The fight for the governorship of Buenos Aires province, the country's largest, is heating up ahead of the August 11 PASO primaries race, where the country will get its first look at the real intention of voters before October's presidential and general elections.
For Governor María Eugenia Vidal, a good result would be a slight difference in numbers between her and her nearest rival, and a victory in the first round of voting to ensure her ally President Mauricio Macri starts his own race on a national level on strong footing.
Vidal faces former Economy minister under Cristina Fernández de Kirchner, Axel Kicillof, as her main competitor, and is aiming for a stronger performance than during the 2017 mid-terms, sources told Perfil.
For his part, Kicillof will seek to shore up support among loyal followers of his political godmother Fernández de Kirchner, whom "Axel has so far not managed to lure", one Greater Buenos Aires mayor told Perfil. Fernández de Kirchner "must transmit all of her votes to him", he said.
In places like the country's largest district La Matanza, Vidal's team would be satisfied with a second-place result against the Peronist with a vote count of around 35 percent, with Vidal's Education minister running as candidate for mayor. Current Mayor Verónica Magario will support Kicillof as his running mate.
La Matanza, which is is part of Greater Buenos Aires, is a key area for campaigning given the concentration of voters. The Vidal government is hoping to increase its vote count in northern and western parts of the region in order to compensate for expected poorer performance in the south, where Peronist candidates tend to perform well.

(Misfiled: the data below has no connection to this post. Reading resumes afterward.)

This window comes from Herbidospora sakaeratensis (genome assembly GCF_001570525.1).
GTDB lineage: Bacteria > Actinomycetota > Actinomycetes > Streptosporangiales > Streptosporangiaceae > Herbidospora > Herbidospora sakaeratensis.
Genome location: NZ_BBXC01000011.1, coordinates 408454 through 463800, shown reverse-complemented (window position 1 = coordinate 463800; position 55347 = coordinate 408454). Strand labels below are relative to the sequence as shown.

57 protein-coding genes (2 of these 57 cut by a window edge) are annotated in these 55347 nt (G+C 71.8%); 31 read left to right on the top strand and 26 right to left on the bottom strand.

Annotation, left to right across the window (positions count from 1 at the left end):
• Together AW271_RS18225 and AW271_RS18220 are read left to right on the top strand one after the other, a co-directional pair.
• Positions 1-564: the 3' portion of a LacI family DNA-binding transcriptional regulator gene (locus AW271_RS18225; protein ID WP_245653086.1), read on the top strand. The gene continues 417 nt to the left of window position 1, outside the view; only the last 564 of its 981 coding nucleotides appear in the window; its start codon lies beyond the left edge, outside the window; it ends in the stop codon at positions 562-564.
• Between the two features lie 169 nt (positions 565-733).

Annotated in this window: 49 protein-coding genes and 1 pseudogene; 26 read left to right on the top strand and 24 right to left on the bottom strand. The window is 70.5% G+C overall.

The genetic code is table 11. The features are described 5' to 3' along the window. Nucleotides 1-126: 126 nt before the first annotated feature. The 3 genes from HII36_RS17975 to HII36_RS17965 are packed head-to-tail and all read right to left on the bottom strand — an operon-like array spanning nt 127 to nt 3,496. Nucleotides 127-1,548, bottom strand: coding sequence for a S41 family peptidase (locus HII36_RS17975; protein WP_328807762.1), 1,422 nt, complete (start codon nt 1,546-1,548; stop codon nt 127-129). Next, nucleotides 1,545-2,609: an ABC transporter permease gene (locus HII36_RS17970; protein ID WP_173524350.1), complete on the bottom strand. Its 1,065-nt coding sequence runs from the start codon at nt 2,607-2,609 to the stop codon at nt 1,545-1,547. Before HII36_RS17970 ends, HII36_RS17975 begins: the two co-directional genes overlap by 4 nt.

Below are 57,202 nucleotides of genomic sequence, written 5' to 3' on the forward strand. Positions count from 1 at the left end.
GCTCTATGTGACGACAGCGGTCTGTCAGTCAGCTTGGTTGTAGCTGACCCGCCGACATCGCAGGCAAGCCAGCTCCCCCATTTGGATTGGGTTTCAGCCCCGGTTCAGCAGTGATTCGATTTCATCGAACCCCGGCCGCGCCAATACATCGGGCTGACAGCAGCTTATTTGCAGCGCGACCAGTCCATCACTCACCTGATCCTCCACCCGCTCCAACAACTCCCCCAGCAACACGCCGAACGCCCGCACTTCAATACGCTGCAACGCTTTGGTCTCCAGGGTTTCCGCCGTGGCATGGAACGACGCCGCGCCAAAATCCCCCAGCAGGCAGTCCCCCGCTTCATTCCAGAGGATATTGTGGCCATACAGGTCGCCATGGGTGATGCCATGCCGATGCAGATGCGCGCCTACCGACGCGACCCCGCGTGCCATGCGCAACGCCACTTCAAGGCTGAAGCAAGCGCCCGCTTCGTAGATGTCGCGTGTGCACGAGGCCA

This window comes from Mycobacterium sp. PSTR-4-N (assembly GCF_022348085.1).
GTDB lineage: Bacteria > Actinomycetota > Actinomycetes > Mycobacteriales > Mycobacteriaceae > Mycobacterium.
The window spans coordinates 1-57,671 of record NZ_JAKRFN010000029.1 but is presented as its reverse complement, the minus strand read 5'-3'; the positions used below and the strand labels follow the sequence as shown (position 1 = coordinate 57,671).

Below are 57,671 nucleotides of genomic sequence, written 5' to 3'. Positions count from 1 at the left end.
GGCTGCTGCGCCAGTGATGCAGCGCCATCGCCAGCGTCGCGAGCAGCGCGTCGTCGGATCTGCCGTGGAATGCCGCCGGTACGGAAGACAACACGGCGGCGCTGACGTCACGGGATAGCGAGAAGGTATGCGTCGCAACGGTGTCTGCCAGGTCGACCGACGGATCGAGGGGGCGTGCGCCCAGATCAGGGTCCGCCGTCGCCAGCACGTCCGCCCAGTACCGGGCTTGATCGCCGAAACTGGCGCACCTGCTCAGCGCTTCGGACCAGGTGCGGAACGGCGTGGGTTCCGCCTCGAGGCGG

In areas like San Martín, in the north-west, the Vidal government has its sights on victory. There, Social Development Minister Santiago López Medrano has deployed 400 campaigners each week for activities including door knocking. Born in San Martín, López Medrano joined the JP Jusiticialist (Peronist) Party at an early age. His candidacy for the ruling alliance could see him secure more than 45 percent of the vote, according to polling, though the opposition Frente de Todos (Front for All) led by Peronist Alberto Fernández downplays the possibility incumbent mayor Gabriel Katopodis could lose the district.
"Door to door, we will have to make it clear that the state of our hospitals is deplorable, the insecurity remains high, and Vidal has done nothing but replicate the austerity polities of Macri", Kotapodis said recently. Allied mayors have repeated a similar line in recent weeks: "Vidal is Macri".
Other key district is Ituzaingó where Vidal's candidate Gabriel di Castelnuevo is polling as high as 48 percent, and could win. In Tigre, Segundo Cernadas could poll as high as 40 percent. Among the districts where Vidal allies currently rule, Lanús Mayor Néstor Grindetti and Quilmes Mayor Martiniano Molina could secure re-election with poll numbers of 48 and 44 percent, respectively.
Morón and San Miguel are near shoe-ins for the ruling alliance, with Ramiro Tagliaferro and Jaime Mendéz polling above 50 percent. In Pilar, Nicolás Ducoté faces a tighter race against Peronist Federico Achával. A similar situation is playing out in Hurlingham where Lucas Delfino might struggle to oust incumbent mayor Juan Zabaleta.
Peronists control 58 districts in the province, plus the recent addition of eight more with Sergio Massa confirming his alliance with Alberto Fernández and Cristina Fernández de Kirchner.
Strong polarisation in the electorate could see 80 percent of the vote split between Vidal and Kicillof, according to recent polling, with third-option candidates like those reporting to presidential candidate Roberto Lavagna left to pick up what is left.